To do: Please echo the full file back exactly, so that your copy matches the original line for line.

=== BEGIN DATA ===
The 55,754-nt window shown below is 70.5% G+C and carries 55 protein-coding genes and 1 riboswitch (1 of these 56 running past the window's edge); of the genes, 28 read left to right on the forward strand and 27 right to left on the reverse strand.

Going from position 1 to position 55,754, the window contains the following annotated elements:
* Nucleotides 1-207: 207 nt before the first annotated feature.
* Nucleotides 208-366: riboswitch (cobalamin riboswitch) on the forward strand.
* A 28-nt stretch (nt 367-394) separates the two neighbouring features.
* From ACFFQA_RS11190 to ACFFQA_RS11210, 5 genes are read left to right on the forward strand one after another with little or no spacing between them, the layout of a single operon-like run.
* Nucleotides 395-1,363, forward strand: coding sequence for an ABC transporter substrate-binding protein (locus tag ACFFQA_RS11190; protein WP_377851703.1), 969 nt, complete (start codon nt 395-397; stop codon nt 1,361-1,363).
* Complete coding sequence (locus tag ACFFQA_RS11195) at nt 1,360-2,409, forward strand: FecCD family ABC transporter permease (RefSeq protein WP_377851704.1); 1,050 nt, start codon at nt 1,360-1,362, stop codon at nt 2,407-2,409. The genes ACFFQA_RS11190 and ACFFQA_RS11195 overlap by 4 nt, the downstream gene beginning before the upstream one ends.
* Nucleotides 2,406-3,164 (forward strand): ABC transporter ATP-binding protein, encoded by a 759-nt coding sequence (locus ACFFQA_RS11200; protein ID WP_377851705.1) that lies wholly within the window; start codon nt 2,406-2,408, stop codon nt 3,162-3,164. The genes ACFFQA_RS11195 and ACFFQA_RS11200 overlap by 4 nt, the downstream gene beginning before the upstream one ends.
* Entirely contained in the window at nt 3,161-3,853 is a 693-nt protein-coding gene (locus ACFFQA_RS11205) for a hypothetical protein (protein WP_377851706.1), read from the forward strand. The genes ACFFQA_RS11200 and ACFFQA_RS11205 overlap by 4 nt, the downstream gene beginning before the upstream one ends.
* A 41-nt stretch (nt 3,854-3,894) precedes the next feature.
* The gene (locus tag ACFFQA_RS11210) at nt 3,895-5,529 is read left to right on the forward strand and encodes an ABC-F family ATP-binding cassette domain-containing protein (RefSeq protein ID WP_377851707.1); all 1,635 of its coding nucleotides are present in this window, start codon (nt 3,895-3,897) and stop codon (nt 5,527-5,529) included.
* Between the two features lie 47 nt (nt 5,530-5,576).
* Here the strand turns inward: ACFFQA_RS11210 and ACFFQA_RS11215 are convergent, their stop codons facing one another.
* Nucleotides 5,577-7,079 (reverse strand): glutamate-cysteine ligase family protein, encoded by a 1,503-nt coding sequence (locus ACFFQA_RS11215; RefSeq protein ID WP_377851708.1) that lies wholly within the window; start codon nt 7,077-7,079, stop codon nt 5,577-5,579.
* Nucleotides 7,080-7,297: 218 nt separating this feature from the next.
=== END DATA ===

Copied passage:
The 55,754-nt window shown below is 70.5% G+C and carries 55 protein-coding genes and 1 riboswitch (1 of these 56 running past the window's edge); of the genes, 28 read left to right on the forward strand and 27 right to left on the reverse strand.

Going from position 1 to position 55,754, the window contains the following annotated elements:
* Nucleotides 1-207: 207 nt before the first annotated feature.
* Nucleotides 208-366: riboswitch (cobalamin riboswitch) on the forward strand.
* A 28-nt stretch (nt 367-394) separates the two neighbouring features.
* From ACFFQA_RS11190 to ACFFQA_RS11210, 5 genes are read left to right on the forward strand one after another with little or no spacing between them, the layout of a single operon-like run.
* Nucleotides 395-1,363, forward strand: coding sequence for an ABC transporter substrate-binding protein (locus tag ACFFQA_RS11190; protein WP_377851703.1), 969 nt, complete (start codon nt 395-397; stop codon nt 1,361-1,363).
* Complete coding sequence (locus tag ACFFQA_RS11195) at nt 1,360-2,409, forward strand: FecCD family ABC transporter permease (RefSeq protein WP_377851704.1); 1,050 nt, start codon at nt 1,360-1,362, stop codon at nt 2,407-2,409. The genes ACFFQA_RS11190 and ACFFQA_RS11195 overlap by 4 nt, the downstream gene beginning before the upstream one ends.
* Nucleotides 2,406-3,164 (forward strand): ABC transporter ATP-binding protein, encoded by a 759-nt coding sequence (locus ACFFQA_RS11200; protein ID WP_377851705.1) that lies wholly within the window; start codon nt 2,406-2,408, stop codon nt 3,162-3,164. The genes ACFFQA_RS11195 and ACFFQA_RS11200 overlap by 4 nt, the downstream gene beginning before the upstream one ends.
* Entirely contained in the window at nt 3,161-3,853 is a 693-nt protein-coding gene (locus ACFFQA_RS11205) for a hypothetical protein (protein WP_377851706.1), read from the forward strand. The genes ACFFQA_RS11200 and ACFFQA_RS11205 overlap by 4 nt, the downstream gene beginning before the upstream one ends.
* A 41-nt stretch (nt 3,854-3,894) precedes the next feature.
* The gene (locus tag ACFFQA_RS11210) at nt 3,895-5,529 is read left to right on the forward strand and encodes an ABC-F family ATP-binding cassette domain-containing protein (RefSeq protein ID WP_377851707.1); all 1,635 of its coding nucleotides are present in this window, start codon (nt 3,895-3,897) and stop codon (nt 5,527-5,529) included.
* Between the two features lie 47 nt (nt 5,530-5,576).
* Here the strand turns inward: ACFFQA_RS11210 and ACFFQA_RS11215 are convergent, their stop codons facing one another.
* Nucleotides 5,577-7,079 (reverse strand): glutamate-cysteine ligase family protein, encoded by a 1,503-nt coding sequence (locus ACFFQA_RS11215; RefSeq protein ID WP_377851708.1) that lies wholly within the window; start codon nt 7,077-7,079, stop codon nt 5,577-5,579.
* Nucleotides 7,080-7,297: 218 nt separating this feature from the next.